Finally, on the partner front, Long said that partners closing deals independently equates to lower cost of customer acquisition.
"That means vendors can and should pass on a greater share to partners," said Long.
With so many experts weighing in on the future of UCC, we can expect 2024 to be eventful. That is to say, providers and partners will be at work constructing solutions to fit the needs of their customers, leveraging many of the technologies and trends listed above.
While customers realize they need AI, it will still take the work of vendors and partners in the channel to champion the tool so customers understand its advanced use cases.
And it still holds that AI is not a money maker, as many providers can't or don't charge for the feature. What will make money for the channel in the future is upselling. This means getting clients to adopt generative AI and informing them about additional services that might enhance said functionalities.
Here resides the opportunity for the channel with the tool known as generative AI, which seems to have more than captured our attention.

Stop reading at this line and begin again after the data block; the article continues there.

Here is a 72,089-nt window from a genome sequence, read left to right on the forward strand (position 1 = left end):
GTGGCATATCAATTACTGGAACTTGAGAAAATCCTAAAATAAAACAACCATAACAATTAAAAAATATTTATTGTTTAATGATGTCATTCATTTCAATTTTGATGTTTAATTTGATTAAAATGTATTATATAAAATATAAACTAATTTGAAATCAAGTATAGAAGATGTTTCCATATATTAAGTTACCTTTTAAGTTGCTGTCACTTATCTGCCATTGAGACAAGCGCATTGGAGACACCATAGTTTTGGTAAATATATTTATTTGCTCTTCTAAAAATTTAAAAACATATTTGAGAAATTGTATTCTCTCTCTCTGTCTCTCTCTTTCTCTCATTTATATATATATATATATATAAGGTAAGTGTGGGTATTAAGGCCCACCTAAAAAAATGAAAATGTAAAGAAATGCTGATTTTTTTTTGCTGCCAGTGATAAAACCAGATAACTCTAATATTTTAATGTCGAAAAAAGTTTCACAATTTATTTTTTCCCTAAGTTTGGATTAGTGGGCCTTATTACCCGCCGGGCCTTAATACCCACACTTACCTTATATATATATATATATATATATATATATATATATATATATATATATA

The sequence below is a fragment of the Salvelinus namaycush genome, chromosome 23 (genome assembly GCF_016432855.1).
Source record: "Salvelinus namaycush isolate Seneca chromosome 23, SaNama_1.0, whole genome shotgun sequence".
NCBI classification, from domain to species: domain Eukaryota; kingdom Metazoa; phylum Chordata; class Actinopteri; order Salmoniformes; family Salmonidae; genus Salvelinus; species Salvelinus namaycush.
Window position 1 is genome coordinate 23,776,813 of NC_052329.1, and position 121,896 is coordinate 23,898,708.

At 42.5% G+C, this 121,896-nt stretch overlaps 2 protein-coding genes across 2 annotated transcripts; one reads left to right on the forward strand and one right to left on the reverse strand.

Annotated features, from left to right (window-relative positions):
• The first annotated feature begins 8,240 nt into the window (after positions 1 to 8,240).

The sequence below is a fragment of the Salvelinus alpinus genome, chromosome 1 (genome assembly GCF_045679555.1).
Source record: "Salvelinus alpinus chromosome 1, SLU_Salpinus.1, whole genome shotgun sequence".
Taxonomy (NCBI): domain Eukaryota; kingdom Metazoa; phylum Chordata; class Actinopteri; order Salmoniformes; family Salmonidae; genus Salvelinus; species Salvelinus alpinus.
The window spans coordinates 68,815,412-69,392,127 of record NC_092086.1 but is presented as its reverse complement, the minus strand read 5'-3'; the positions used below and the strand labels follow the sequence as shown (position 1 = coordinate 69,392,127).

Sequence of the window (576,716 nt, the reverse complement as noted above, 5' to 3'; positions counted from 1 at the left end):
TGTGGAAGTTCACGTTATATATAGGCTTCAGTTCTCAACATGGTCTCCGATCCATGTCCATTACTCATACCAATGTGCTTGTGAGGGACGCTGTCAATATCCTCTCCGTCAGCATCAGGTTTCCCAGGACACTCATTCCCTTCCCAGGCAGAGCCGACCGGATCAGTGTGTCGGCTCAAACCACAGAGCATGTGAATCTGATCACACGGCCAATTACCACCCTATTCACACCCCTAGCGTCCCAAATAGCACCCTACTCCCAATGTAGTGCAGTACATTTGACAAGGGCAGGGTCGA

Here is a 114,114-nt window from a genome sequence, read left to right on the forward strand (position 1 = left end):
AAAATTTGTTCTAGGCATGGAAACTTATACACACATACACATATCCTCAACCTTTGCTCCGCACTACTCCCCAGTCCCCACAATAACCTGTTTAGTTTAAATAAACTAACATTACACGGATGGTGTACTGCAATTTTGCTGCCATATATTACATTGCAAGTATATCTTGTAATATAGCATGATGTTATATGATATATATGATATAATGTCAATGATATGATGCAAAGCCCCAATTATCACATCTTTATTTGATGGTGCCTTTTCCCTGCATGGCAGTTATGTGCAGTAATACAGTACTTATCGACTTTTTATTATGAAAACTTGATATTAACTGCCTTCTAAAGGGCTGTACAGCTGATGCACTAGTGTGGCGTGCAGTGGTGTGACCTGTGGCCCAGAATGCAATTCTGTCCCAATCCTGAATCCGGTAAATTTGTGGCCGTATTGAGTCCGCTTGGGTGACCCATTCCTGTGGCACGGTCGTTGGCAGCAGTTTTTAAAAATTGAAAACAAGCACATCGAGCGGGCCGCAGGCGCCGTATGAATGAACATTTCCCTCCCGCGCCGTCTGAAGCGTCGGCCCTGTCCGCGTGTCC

As for the concept of machine customers, that should also prove fascinating to see play out before us, as those who deploy said technology will have to possess some technology savvy to pull off the feat.
Contributing Editor, Channel Futures
Moshe has nearly a decade of expertise reporting on enterprise technology. Within that world, he covers breaking news, artificial intelligence, contact center, unified communications, collaboration, cloud adoption (digital transformation), user/customer experience, hardware/software, etc.
As a contributing editor at Channel Futures, Moshe covers unified communications/collaboration from a channel angle. He formerly served as senior editor at GetVoIP News and as a tech reporter at UC/CX Today.
Moshe also has contributed to Unleash, Workspace-Connect, Paste Magazine, Claims Magazine, Property Casualty 360, the Independent, Gizmodo UK, and ‘CBD Intel.’ In addition to reporting, he spends time DJing electronic music and playing the violin. He resides in Mexico.